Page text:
At least, that's what I've decided after trying her recipe for Fatteh Sabanegh, or 'Spinach, Yogurt and Pita Bread Casserole'. Fatteh (or fetteh/fattet) is a category of dish found throughout the Levant that features toasted or fried flatbread layered with meat, vegetables and/or chickpeas, cold garlic-laced yogurt and fried pine nuts or almonds. Joumana has several tempting fatteh recipes but this one, featuring a thick and richly-spiced spinach stew, is an absolute knockout, a crunchy-slurpy-tangy-creamy mess of delicious contrasts that brought out our uglier sides in a who-gets-the-last-bite scramble (I made the mistake of serving it communally—never again!). The thing I loved best about it was that despite its rich appearance and exotic flavors it's actually very wholesome and satisfying, and on top of that a cinch to make. It's also adaptable; leave out the optional meat and it becomes a light vegetarian dish or starter, add it in and it becomes a hearty main course. Likewise play around with the spicing, leave out the cilantro if you don't like it, or even throw in a can of chickpeas if you have one collecting dust somewhere. What you shouldn't forget, though, is to pick up some extra yogurt, garlic and nuts when you're at the store, since after this I guarantee you'll even be tempted to put them on your morning cereal.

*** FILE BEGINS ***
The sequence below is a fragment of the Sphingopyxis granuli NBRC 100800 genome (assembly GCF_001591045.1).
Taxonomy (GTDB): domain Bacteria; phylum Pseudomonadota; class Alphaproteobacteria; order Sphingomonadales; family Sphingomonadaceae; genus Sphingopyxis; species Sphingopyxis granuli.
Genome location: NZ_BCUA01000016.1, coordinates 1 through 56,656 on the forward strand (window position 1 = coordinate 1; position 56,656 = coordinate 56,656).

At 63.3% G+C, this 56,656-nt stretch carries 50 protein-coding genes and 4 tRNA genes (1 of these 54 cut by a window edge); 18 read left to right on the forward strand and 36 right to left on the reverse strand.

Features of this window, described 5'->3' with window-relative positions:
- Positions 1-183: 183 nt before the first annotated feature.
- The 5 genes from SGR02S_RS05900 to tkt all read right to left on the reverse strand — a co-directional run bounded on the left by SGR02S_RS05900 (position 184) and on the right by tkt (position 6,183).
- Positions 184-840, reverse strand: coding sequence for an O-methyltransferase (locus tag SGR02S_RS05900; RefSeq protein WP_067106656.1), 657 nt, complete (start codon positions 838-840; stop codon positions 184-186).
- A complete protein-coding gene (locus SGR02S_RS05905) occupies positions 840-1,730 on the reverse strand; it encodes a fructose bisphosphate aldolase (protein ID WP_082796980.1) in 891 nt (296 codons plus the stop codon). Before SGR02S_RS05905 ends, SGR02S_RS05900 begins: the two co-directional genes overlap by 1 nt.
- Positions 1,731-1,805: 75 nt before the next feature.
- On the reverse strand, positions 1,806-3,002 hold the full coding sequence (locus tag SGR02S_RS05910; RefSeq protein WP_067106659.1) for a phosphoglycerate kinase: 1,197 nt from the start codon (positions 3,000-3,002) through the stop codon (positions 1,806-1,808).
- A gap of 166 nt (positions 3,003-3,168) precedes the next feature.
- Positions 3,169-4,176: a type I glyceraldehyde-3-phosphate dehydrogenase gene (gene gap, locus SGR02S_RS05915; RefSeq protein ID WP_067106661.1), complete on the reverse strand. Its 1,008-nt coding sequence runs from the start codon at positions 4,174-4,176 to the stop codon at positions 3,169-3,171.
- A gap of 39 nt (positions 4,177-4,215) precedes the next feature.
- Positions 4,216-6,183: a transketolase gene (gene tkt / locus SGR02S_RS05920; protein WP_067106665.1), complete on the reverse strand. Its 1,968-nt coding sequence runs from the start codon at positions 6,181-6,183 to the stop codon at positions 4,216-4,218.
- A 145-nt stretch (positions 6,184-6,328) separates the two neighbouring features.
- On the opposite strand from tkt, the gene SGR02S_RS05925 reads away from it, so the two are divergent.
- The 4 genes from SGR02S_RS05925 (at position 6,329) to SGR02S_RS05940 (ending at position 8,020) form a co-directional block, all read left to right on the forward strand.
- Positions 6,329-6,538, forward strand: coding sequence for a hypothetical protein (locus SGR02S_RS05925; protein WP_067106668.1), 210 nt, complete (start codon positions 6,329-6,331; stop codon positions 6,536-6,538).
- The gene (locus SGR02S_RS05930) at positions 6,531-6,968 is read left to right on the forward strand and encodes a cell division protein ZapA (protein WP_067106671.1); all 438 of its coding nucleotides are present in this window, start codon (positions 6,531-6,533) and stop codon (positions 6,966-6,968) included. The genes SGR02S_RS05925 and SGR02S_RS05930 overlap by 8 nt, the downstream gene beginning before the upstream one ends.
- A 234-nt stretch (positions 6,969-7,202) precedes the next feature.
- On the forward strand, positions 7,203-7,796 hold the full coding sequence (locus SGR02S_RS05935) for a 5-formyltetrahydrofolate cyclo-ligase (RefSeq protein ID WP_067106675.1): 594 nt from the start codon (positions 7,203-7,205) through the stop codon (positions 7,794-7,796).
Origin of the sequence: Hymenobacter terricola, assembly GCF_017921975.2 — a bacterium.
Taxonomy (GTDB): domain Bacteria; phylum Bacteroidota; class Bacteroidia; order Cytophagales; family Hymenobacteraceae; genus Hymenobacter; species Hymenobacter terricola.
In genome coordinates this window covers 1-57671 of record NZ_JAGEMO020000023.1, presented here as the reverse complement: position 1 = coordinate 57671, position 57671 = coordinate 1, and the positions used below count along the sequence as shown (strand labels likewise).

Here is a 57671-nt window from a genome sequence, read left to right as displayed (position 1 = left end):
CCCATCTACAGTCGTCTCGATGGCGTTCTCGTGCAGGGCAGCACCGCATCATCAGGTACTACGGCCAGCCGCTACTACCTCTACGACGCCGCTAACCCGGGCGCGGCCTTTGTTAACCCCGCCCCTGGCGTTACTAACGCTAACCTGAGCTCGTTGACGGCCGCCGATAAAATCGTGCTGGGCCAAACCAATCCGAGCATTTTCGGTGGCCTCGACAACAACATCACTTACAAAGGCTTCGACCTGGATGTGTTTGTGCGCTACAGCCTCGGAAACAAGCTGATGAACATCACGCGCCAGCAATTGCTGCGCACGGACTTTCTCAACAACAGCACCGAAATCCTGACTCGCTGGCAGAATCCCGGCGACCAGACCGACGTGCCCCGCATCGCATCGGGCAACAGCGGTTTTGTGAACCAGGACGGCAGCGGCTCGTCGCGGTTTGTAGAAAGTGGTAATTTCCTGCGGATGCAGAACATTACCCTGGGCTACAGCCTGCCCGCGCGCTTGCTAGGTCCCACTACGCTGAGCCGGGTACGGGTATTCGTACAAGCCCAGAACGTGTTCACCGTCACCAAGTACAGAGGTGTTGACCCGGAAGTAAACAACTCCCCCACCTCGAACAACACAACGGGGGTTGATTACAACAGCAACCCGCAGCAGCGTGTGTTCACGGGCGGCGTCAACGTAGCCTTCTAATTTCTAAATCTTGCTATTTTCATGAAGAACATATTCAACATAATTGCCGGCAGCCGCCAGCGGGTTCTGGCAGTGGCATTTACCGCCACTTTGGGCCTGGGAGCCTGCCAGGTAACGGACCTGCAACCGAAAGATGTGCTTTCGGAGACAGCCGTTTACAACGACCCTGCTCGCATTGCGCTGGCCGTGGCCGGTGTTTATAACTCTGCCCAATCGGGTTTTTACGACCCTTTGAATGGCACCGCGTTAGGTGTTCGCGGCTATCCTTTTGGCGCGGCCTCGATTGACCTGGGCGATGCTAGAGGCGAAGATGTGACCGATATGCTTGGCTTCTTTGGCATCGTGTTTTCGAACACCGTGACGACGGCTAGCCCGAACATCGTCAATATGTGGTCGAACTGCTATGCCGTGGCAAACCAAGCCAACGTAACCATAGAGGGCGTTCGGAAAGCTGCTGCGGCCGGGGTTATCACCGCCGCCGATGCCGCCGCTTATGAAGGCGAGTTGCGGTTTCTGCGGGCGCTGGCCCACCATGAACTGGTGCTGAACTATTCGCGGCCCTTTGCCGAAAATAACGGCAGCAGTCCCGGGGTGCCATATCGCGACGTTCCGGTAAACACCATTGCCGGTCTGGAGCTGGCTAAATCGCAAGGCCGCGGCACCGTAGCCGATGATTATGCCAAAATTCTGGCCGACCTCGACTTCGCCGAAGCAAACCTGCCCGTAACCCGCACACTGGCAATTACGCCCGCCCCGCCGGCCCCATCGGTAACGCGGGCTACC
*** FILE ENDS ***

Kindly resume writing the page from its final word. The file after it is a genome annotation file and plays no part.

Fatteh Sabanegh (Spinach, Yogurt and Pita Bread Casserole)
My main deviation from Joumana's recipe was to toast the bread instead of frying it, and to put it on the bottom instead of the top so it soaks up some of the delicious stew. Like this you have to eat it quickly, though, before things get too soggy; don't even think about assembling it until everyone's seated and waiting. A couple notes about ingredients: you want a good creamy, tangy yogurt for this—if your yogurt seems too runny you can thicken it up by draining it in a coffee filter for half an hour or so, or else use a mixture of Greek and regular. As for the bread, go for the thinnest you can find; if all you have is pita, heat it just until it puffs up, then split it lengthwise before brushing with oil and toasting each half to a crisp. p.s. Pomegranate molasses and tahini, in case you're not familiar with them, are concentrated pomegranate juice and raw sesame paste respectively, and are available in any Middle Eastern market as well as many supermarkets.